All those benefits of personal growth, expanded horizons, and increased lifetime earning power comes at a price, a price that increases every year, but we believe a college degree is worth it.
A college education is expensive. For decades, college costs have outpaced annual inflation, and this trend is expected to continue. According to the College Board’s annual Trends in College Pricing Report, for the 2020-2021 academic year, the average cost of attendance at a four-year public college for in-state students is $26,820, the average cost of attendance at a four-year public college for out-of-state students is $43,280, and the average cost of attendance at a four-year private college is $54,880. Many private colleges cost substantially more. The total cost of attendance includes direct billed costs for tuition, fees, room, and board, plus a sum for books, personal expenses, and transportation.
However, a college degree typically provides job security and increased lifetime earning power (see the charts below).1
Keep in mind though, there are different labor market and wage outcomes by the chosen college major. Click here to see those outcomes. This should be an important consideration when helping your child choose which school to attend.
Why You Should Start Saving Early
Next to buying a home, a college education is the largest expenditure most parents will ever make (and perhaps the biggest expenditure when more than one child is in the family picture).
The earlier in the process you become informed about the potential costs and your saving options, the greater chance you will start saving. And the more money you save now, the less money you or your child will need to borrow later.
How much you need to save obviously depends on the estimated cost of college at the time your child is ready to attend. Often, these numbers are staggering. Don’t be discouraged if you can save only a minimal amount at first. The key is to start saving early and consistently and to add to it whenever you can from raises, bonuses, or unexpected gifts. In addition, parents generally supplement their savings at college time with a combination of personal loans, financial aid (student loans, grants, scholarships, and work-study), and tax credits to cover college costs.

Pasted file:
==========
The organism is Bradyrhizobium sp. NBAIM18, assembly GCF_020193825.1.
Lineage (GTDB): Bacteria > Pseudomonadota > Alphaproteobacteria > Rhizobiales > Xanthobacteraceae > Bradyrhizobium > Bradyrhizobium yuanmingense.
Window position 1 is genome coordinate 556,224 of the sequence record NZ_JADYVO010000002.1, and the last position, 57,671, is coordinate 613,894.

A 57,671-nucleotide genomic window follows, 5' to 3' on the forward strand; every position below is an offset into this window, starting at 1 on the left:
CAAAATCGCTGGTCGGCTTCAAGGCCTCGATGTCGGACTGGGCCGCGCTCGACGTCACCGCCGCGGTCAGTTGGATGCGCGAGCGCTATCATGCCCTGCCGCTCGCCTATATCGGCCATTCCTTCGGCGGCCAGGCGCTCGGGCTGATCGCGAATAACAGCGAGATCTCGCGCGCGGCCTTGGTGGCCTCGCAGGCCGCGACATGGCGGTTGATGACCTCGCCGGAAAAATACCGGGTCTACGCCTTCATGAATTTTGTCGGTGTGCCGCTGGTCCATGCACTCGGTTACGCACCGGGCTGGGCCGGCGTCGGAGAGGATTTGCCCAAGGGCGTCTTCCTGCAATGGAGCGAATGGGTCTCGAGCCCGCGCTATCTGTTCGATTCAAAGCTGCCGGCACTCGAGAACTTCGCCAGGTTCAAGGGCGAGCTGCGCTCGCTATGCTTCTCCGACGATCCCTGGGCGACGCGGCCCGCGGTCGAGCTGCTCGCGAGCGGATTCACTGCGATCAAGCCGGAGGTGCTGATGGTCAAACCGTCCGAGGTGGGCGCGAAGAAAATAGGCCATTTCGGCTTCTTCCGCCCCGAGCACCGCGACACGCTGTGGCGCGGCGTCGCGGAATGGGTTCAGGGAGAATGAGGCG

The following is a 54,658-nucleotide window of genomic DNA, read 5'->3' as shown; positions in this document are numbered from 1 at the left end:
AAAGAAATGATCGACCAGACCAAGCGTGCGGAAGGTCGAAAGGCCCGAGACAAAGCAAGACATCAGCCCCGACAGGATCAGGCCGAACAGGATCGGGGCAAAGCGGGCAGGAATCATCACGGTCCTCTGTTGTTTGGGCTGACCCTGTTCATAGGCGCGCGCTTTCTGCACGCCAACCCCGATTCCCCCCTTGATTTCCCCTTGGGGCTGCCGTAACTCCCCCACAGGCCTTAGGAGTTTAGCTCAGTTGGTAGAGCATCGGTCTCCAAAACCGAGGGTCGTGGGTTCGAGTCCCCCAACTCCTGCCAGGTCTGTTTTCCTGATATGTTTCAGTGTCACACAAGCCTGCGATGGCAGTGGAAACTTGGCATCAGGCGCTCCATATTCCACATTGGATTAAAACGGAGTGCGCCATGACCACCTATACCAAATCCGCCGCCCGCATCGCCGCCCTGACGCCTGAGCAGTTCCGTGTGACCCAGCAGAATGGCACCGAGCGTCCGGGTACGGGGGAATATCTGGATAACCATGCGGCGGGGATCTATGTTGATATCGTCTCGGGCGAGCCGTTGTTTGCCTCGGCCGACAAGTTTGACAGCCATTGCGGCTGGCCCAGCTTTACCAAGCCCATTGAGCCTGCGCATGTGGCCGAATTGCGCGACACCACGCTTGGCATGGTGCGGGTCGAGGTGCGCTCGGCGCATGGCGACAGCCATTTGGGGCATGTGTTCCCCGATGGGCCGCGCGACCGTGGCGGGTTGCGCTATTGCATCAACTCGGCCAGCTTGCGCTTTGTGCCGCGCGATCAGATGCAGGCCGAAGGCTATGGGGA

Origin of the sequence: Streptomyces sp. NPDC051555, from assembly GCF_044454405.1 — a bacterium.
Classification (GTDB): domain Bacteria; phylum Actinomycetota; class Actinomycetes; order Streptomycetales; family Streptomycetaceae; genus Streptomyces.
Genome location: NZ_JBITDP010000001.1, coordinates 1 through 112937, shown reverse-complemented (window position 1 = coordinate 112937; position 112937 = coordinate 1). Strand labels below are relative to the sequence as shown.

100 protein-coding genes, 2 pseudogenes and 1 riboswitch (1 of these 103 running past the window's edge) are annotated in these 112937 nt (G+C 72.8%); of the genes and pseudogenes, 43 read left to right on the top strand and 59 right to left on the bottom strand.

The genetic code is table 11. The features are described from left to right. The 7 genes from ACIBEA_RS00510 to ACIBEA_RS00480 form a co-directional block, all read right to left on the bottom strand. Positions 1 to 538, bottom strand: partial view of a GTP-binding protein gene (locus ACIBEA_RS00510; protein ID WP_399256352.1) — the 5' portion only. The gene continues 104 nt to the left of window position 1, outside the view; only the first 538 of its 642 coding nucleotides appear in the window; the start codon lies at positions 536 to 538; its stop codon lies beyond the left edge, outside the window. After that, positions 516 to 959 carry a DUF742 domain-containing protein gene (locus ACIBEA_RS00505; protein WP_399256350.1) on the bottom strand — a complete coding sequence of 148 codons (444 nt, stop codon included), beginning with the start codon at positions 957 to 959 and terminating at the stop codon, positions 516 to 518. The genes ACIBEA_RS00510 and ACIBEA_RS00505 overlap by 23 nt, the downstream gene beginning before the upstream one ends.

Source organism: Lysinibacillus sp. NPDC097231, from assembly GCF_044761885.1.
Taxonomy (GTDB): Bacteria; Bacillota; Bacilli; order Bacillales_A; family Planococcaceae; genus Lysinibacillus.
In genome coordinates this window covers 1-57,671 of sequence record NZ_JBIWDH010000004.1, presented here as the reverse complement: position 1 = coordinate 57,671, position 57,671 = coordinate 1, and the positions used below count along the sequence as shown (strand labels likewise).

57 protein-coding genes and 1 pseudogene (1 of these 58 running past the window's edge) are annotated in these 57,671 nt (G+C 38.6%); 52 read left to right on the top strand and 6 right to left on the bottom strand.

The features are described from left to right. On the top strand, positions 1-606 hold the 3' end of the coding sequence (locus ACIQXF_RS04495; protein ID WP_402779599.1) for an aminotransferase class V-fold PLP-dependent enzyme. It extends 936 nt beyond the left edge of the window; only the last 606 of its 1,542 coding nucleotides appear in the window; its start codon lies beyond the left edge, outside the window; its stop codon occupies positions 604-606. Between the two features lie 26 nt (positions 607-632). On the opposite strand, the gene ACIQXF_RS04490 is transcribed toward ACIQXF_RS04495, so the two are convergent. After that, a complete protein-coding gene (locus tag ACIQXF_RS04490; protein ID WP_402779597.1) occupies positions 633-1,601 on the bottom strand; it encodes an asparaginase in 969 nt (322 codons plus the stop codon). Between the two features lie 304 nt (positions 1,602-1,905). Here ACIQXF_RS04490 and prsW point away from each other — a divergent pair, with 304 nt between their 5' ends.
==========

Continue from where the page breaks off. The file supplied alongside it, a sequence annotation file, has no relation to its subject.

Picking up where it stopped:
After you determine how much you can save each month, you will need to choose one or more college-saving options. There are many possibilities to pay for college — watch our webinar “A Definitive Guide for education Planning” to understand your options with student loans and learn about the best ways to save for college and maximize student aid.
It is never too late to start planning for college and we are here to help you put together a plan.
Prepared by Broadridge Investor Communication Solutions, Inc. Copyright 2021. Edited by BFSG.
Disclosure: BFSG does not make any representations or warranties as to the accuracy, timeliness, suitability, completeness, or relevance of any information prepared by any unaffiliated third party, whether linked to BFSG’s web site or blog or incorporated herein and takes no responsibility for any such content. All such information is provided solely for convenience purposes only and all users thereof should be guided accordingly. Please see important disclosure information here.
529 College Savings Plans are tax-advantaged education-savings accounts. Federal tax rules allow an account owner to give up to $15,000 a year ($30,000 for married couples) to a child without incurring a gift tax. However, there is a unique provision to employ a “superfunding” strategy by front-loading your 529 contributions without triggering gift taxes. Here’s how superfunding works:
By employing the superfund strategy, you can put six years of contributions ($75,000 for single or $150,000 for a married couple) into your 529 accounts in one year by electing to treat the contribution as if it were made in equal installments over five years.
If you want to use the superfund strategy, in only a few months you can contribute $90,000 ($180,000 for a married couple) to the 529 account tax-free:
You would need to note this on IRS Form 709. Any additional contributions from the account owner above this amount to the beneficiary during the five-year period would trigger gift taxes. Although such contributions are considered completed gifts, the account owner retains control of those contributions—and the account balance is not included as part of his or her estate.
Check out our webinar “A Definitive Guide for Education Planning” to learn about the best ways to save for college.
After great reviews from our Summer Webinar Series, we are pleased to announce a complimentary follow-up slated for the rest of September (kicking off next week, September 15th, at 3:30 PM PDT) – this time focusing on financial literacy, and meant for those in their teenage years through mid-career. While a great program to watch on your own, for those with children this entire series is geared to bring them in to watch with you, hopefully sparking conversations around money habits and education planning.
Each session will be approximately 30 minutes, with interactive polling for those logged in on the computer, followed by a live Q&A session.
Below are the dates and times for the webinar and click on the links to register:
September 15th at 3:30 PM PDT – Connecting the Dots to Your Financial Future (Part 1)
September 22nd at 3:30 PM PDT – Connecting the Dots to Your Financial Future (Part 2)
September 29th at 3:30 PM PDT – A Definitive Guide for Education Planning